Movies in November, 2014

  1. The Phantom of the Opera in Kodak Hall at Eastman Theatre on November 1: Jenn and I went to see this presentation with live accompaniment by the Rochester Philharmonic Orchestra. During the introduction, guest conductor Donald Hunsberger mentioned that the Kodak Hall theater was originally designed to project movies, and that the cheapest seats were 20¢ (which, according to this US Inflation Calculator is $2.72 in 2014 dollars—a far cry from the $25 cheap seats at tonight's performance, and even farther from the more expensive ones we bought). Also, rather than projecting the film from film, it was a digital projection with a lot of issues (the numerous digital compression artifacts were probably due to a cheap DVD, but the lack of image contrast was as much the fault of the projection as it was the orchestral lighting.) The only thing that was exemplary was the music, although, admittedly, I've been spoiled by the overarching perfectionism demonstrated at  Eastman School of Music student performances. Anyway, the film was still quite good and disturbing.
  2. The Skeleton Twins at the Cinema on November 4: Ever since I saw the trailer at the Little, I had a lukewarm interest in seeing this. Jenn and I finally got to go and it was generally quite good. There's a lot of humor and camaraderie interspersed with incredibly dark imagery. Brother and sister Maggie and Milo, estranged for ten years, are reunited as both their lives are not going as well as they had hoped. Plagued with depression and thoughts of suicide, the two do their best to reconnect. For those who have seen it, I argue that the ending is false since it's so inconceivable, but Jenn felt it was true—and depending on who you believe, it really changes the film.
  3. Guardians of the Galaxy at the Cinema on November 8: Jenn and I caught the matinee and, well, it's a good, entertaining film. I'm having a hard time with recent audience reaction sending it into many "top-100 films of all time" as it's not really "better" than, say, Taxi Driver. Sure it's competently made, rather amusing, and no more unbelievable than any other comic-book film, but it's not that good. The basic plot is that a modern-day human becomes a space pirate and teams up with an unlikely group to stop a Big Bad.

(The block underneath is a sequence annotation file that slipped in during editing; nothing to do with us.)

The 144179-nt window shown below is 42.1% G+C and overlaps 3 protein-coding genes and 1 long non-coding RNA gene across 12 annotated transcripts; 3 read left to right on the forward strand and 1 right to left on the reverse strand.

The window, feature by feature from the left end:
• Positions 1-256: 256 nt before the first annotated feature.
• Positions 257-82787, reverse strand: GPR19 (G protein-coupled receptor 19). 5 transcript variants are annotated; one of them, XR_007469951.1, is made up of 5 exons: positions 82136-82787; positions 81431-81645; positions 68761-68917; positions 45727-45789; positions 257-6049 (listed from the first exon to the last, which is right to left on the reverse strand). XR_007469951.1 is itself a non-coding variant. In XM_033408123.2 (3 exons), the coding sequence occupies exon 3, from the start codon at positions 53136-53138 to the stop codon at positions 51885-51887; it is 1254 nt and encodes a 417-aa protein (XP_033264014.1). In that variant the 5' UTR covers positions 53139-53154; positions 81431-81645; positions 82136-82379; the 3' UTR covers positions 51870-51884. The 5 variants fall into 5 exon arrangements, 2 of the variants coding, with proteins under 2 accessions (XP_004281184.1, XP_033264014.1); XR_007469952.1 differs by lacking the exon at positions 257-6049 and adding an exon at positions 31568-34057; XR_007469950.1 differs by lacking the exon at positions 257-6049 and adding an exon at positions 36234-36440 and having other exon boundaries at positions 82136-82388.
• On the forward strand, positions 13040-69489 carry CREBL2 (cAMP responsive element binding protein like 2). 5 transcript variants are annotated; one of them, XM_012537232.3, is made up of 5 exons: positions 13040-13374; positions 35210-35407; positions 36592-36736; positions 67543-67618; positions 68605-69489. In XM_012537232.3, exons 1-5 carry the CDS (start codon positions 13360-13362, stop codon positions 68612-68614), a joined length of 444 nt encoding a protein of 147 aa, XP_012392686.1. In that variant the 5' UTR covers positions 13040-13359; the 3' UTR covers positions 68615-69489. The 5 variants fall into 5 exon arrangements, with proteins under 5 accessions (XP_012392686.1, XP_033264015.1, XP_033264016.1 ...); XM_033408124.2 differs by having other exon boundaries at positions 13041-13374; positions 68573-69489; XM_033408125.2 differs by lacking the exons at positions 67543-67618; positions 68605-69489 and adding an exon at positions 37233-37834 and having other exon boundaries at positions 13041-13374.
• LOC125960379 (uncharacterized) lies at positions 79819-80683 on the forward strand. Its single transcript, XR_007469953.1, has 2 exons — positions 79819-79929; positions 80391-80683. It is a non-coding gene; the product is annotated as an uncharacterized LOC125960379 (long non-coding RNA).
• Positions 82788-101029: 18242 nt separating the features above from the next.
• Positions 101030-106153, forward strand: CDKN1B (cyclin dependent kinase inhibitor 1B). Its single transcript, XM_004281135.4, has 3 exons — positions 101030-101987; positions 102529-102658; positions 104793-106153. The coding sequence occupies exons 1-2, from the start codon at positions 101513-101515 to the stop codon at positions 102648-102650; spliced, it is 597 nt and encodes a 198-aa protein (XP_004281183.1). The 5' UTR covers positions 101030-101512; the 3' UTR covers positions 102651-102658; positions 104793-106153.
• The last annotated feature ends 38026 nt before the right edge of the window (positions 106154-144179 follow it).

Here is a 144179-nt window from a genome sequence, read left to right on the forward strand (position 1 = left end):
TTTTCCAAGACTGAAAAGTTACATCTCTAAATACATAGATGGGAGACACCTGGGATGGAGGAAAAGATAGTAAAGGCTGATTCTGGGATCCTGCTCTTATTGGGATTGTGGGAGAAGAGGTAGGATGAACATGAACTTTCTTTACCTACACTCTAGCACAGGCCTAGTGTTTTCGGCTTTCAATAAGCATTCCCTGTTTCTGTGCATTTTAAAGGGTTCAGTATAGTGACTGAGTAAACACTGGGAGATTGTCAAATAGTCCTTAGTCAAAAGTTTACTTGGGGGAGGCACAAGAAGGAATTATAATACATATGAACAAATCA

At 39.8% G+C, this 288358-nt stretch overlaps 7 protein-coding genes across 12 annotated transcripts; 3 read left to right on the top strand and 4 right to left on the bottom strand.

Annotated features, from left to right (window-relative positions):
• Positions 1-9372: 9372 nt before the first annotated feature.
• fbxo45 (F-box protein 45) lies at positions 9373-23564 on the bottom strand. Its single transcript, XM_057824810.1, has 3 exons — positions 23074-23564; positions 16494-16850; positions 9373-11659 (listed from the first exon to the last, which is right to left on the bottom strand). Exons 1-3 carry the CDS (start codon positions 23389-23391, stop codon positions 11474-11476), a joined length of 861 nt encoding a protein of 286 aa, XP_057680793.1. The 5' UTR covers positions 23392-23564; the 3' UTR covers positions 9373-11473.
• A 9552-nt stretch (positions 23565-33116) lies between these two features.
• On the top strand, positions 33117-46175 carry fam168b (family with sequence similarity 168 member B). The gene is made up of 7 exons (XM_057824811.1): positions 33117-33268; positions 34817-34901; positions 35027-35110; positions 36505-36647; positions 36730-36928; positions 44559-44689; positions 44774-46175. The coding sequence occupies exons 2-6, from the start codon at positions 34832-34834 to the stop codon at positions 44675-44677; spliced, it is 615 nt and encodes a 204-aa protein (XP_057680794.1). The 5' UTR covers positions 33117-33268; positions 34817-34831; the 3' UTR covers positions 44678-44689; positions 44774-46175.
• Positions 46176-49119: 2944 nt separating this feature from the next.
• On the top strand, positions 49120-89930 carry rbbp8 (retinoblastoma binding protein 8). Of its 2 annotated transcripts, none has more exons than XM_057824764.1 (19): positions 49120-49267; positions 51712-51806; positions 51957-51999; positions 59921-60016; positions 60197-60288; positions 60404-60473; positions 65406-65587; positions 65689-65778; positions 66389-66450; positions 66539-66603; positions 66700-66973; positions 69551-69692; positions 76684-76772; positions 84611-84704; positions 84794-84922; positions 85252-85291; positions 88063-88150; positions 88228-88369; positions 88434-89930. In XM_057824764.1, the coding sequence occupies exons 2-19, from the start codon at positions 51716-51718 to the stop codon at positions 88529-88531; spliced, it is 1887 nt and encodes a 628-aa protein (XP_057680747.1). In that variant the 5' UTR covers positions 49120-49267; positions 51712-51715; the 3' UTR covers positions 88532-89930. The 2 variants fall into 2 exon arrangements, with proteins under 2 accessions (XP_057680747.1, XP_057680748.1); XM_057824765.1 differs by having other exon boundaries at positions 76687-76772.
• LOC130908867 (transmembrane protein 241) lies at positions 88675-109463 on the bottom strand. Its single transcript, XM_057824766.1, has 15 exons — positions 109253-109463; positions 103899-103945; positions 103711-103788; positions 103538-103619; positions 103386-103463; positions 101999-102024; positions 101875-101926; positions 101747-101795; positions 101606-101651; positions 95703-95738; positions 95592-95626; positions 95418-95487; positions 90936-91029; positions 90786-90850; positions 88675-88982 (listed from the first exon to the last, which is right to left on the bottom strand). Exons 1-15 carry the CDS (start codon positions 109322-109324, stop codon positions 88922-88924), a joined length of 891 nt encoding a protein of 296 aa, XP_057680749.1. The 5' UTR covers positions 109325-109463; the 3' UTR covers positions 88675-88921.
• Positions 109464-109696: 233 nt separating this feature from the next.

4. Rebecca at the Dryden on November 8: Jenn and I went to see this film by Alfred Hitchcock in his American debut. I was suitably impressed—it's a tense, cruel story of a woman who marries an older widower only to live in the shadow of his former wife.
  5. St. Vincent at the Little on November 9: Knowing only that Bill Murray plays the lead, I headed to this with Jenn to finish up our trifecta of local movie houses for the weekend. The story is warm and engaging and Murray does a fine job as an aged curmudgeon shut-in who's coerced to take care of a young boy next door. I was a bit annoyed at the unrealistic cinematic construct that the boy was consistently perfect, spouting pithy wisdom beyond his years and never acting like a child. Although I was impressed that the script called for Vincent to only be a more-or-less average guy to earn his premortem canonization.
  6. Sorcerer at the Dryden on November 22: I was curious about this film solely for the dramatic poster shot, and thankfully not distracted by the digital projection (except the very first scene—of all things). The film is based on the book The Wages of Fear which is the source material for Henri-Georges Clouzot's Le salaire de la peur (The Wages of Fear) from 1953. Anyway, it's about a group of expatriates from various countries who, desperate for a way out of their inhospitable work conditions, take on the task of transporting unstable explosives through rough terrain. While the dehumanizing nature of capitalism is used only as a setup, the actual journey is incredibly tense. And indeed the dramatic poster shot is the pinnacle of tension and certainly worth seeing.

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L'enfer De Henri-George Clouzot (Clouzot's Inferno) and Gone With the Pope at the Dryden

Although I didn't bother with a pass this year, I did head out to two films I wanted to see at The 360|365 Film Festival (formerly the Rochester High Falls International Film Festival): L'enfer De Henri-George Clouzot (Clouzot's Inferno) and Gone With the Pope, screening in sequence at the Dryden Theatre at George Eastman House (900 East Ave.)